As stated in the earlier sections of this series, interpretation (hermeneutics) applies to both the churches of Christ, and Christendom in General. Christendom is just a fancy way of saying all of those who claim Christ. Jonathan Jones II, in A Graceful Uprising: How Grace Changes Everything, says, “God designed the church to be a place where all the diverse people of the world could be united as one body (Eph. 2:11-22). Jesus came to unite people far and near together in peace. He came to remove the hostility and tear down the walls that divide us (143).” In other words, Unity does not come by uniformity. Uniformity means that unity is founded on and contingent of perfect agreement. This ideology is contrary to Scripture (Rom. 14; 1 Cor. 8-10). Christian unity is not founded on a “checklist” mentality, but a relationship with Jesus. Sure, there are necessary doctrines concerning said relationship. However, anything beyond that is a matter a growth, knowledge, opinion, and/or heart. Thank God for grace!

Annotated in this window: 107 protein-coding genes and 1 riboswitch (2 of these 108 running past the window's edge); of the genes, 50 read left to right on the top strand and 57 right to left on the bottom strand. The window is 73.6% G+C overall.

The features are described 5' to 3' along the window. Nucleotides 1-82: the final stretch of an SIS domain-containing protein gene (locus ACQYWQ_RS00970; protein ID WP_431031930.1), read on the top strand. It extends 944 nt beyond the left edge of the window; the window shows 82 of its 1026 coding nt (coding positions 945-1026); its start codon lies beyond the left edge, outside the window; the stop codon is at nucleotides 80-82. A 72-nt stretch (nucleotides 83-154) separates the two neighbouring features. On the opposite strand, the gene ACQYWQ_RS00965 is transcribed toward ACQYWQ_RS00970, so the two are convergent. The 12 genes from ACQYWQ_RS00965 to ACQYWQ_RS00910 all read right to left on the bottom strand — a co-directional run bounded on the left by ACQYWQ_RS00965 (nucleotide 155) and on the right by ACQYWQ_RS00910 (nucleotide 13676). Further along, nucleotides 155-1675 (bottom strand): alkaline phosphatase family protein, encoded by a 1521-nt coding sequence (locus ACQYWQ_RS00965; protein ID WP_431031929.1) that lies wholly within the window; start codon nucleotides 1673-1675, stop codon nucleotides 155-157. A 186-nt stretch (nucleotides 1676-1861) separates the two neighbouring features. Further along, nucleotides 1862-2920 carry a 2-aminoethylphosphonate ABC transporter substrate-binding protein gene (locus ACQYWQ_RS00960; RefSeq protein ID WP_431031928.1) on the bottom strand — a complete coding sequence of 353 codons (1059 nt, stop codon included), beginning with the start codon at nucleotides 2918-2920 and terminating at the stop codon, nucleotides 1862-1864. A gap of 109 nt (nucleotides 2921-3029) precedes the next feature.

Every denomination believes they are “right,” or at least “more” right. The churches of Christ are in the same boat! Every denomination needs to reevaluate their hermeneutics and the emphasis they put on consistency and context. The difference between the churches of Christ and other sects in Christendom is that, generally speaking, the churches of Christ tend to be sectarian in their interpretations of Scripture. That is, They exclude others because others don’t see things eye-to-eye with them. “We are the TRUE church.” This mentality is ludicrous. In Mere Christianity C.S. Lewis says, “If anyone would like to acquire humility, I can, I think, tell him the first step. The first step is to realize that one is proud. And a biggish step, too. At least, nothing whatever can be done before it. If you think you are not conceited, it means you are very conceited indeed (128).” Obviously, everyone has an issue with pride, but the moment one does not consistently apply this truth to oneself is the moment that growth and unity will most certainly cease.
If we do not rethink how we interpret Scripture, and TRULY attempt to be consistent, we are spitting in the face of the plea of UNITY our Lord died for! There are fundamental truths we will talk about as we continue to study this subject. However, let us NEVER be guilty of forgetting these truths we speak of now. – Jesse